This is a clinical system that supports predictive modelling and risk profiling. Felton says: “It is a clinically driven tool that we are using to equip practice based commissioners to look at the case mix, their resource usage and predicted usage and ultimately to allocate budgets and manage performance.”

NHS Rotherham, meanwhile, it working with its acute and community providers and local council to implement McKesson’s InterQual a clinical appropriateness of care tool that is already helping the provider tackle delayed discharges and will ultimately give the PCT the evidence on which to base service redesigns.

Clever or simple, the IT-based exploitation of data to improve commissioning and therefore patient services while also delivering efficiencies in an ever colder financial climate is an area ripe for development.

What is World Class Commissioning?

Commissioning has always been the Achilles heel of the NHS’ purchaser-provider split. The DH says the World Class Commissioning programme will change things, by encouraging a more “strategic” approach that is “focused on health outcomes”.

World Class Commissioning grew out of the ‘Commissioning a Patient-Led NHS’ paper in 2005, which envisaged a split between the commissioning and providing functions of PCTs. A painful PCT reorganisation was followed by an assessment of their ‘fitness for purpose’ by the DH, which highlighted considerable gaps in their capabilities to carry out commissioning.

Mark Britnell, a high-flying NHS manager, was brought in to develop a framework. This was launched in 2007 as World Class Commissioning.

There are four key elements to the programme; a ‘vision’, a set of competencies, an assurance system and a support and development framework. The DH published its first round of assurance assessments last year and is now working on ‘year two’, which it says will take account of “the very different financial climate in which we need to operate.”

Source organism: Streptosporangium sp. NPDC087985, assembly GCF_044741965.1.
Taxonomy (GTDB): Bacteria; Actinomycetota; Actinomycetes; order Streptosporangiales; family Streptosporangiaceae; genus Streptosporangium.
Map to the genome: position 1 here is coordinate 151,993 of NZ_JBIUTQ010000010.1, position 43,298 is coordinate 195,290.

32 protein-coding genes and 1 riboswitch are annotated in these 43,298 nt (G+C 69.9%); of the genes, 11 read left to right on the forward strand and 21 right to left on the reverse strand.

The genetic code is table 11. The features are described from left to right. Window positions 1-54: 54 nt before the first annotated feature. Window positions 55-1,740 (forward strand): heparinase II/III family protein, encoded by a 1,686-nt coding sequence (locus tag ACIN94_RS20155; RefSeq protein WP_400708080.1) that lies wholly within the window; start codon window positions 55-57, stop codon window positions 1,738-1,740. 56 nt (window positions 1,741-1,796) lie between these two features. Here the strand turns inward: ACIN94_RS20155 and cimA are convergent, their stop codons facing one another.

A final division between PCT commissioning and providing was achieved this spring, when PCTs hived service management off into provider arms and other management vehicles. Mark Britnell left for KPMG in June.

Meantime, the House of Commons Health Select Committee has launched an inquiry to determine whether the World Class Commissioning programme is likely to deliver the stronger PCTs and improved planning and purchasing promised.



The Department of Health has a section of its website devoted to World Class Commissioning.

There is also an NHS support and development site for world class commissioners.

The NHS IC WCC datapacks are now available for testing. 


This article was originally published as part of E-health Insider’s Special Report, Information for World Class Commissioning.